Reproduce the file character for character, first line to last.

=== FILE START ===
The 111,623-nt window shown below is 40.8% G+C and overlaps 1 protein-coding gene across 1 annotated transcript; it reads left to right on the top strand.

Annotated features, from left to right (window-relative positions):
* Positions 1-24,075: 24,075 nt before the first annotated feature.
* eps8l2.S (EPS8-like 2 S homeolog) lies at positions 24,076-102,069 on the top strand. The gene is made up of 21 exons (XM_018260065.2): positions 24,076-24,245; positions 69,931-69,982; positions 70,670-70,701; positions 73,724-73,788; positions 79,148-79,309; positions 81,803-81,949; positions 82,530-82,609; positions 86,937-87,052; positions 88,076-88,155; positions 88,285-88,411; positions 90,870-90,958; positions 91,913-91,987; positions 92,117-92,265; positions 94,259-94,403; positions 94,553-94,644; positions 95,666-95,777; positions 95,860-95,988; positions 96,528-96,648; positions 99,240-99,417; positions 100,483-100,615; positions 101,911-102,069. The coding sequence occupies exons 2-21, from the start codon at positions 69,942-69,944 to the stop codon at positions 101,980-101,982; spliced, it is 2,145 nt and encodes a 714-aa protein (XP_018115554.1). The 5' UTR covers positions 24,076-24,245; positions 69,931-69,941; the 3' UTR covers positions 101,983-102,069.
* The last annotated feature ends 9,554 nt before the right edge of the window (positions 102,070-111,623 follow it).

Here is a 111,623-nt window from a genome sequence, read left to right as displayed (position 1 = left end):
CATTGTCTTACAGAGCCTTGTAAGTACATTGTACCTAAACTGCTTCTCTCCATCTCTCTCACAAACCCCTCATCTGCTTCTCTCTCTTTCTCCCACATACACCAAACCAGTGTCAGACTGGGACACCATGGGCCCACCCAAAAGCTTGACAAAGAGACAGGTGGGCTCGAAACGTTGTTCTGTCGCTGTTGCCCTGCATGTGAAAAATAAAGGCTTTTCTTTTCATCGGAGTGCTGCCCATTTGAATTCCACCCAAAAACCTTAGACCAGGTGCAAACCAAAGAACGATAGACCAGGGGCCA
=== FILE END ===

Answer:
The 111,623-nt window shown below is 40.8% G+C and overlaps 1 protein-coding gene across 1 annotated transcript; it reads left to right on the top strand.

Annotated features, from left to right (window-relative positions):
* Positions 1-24,075: 24,075 nt before the first annotated feature.
* eps8l2.S (EPS8-like 2 S homeolog) lies at positions 24,076-102,069 on the top strand. The gene is made up of 21 exons (XM_018260065.2): positions 24,076-24,245; positions 69,931-69,982; positions 70,670-70,701; positions 73,724-73,788; positions 79,148-79,309; positions 81,803-81,949; positions 82,530-82,609; positions 86,937-87,052; positions 88,076-88,155; positions 88,285-88,411; positions 90,870-90,958; positions 91,913-91,987; positions 92,117-92,265; positions 94,259-94,403; positions 94,553-94,644; positions 95,666-95,777; positions 95,860-95,988; positions 96,528-96,648; positions 99,240-99,417; positions 100,483-100,615; positions 101,911-102,069. The coding sequence occupies exons 2-21, from the start codon at positions 69,942-69,944 to the stop codon at positions 101,980-101,982; spliced, it is 2,145 nt and encodes a 714-aa protein (XP_018115554.1). The 5' UTR covers positions 24,076-24,245; positions 69,931-69,941; the 3' UTR covers positions 101,983-102,069.
* The last annotated feature ends 9,554 nt before the right edge of the window (positions 102,070-111,623 follow it).

Here is a 111,623-nt window from a genome sequence, read left to right as displayed (position 1 = left end):
CATTGTCTTACAGAGCCTTGTAAGTACATTGTACCTAAACTGCTTCTCTCCATCTCTCTCACAAACCCCTCATCTGCTTCTCTCTCTTTCTCCCACATACACCAAACCAGTGTCAGACTGGGACACCATGGGCCCACCCAAAAGCTTGACAAAGAGACAGGTGGGCTCGAAACGTTGTTCTGTCGCTGTTGCCCTGCATGTGAAAAATAAAGGCTTTTCTTTTCATCGGAGTGCTGCCCATTTGAATTCCACCCAAAAACCTTAGACCAGGTGCAAACCAAAGAACGATAGACCAGGGGCCA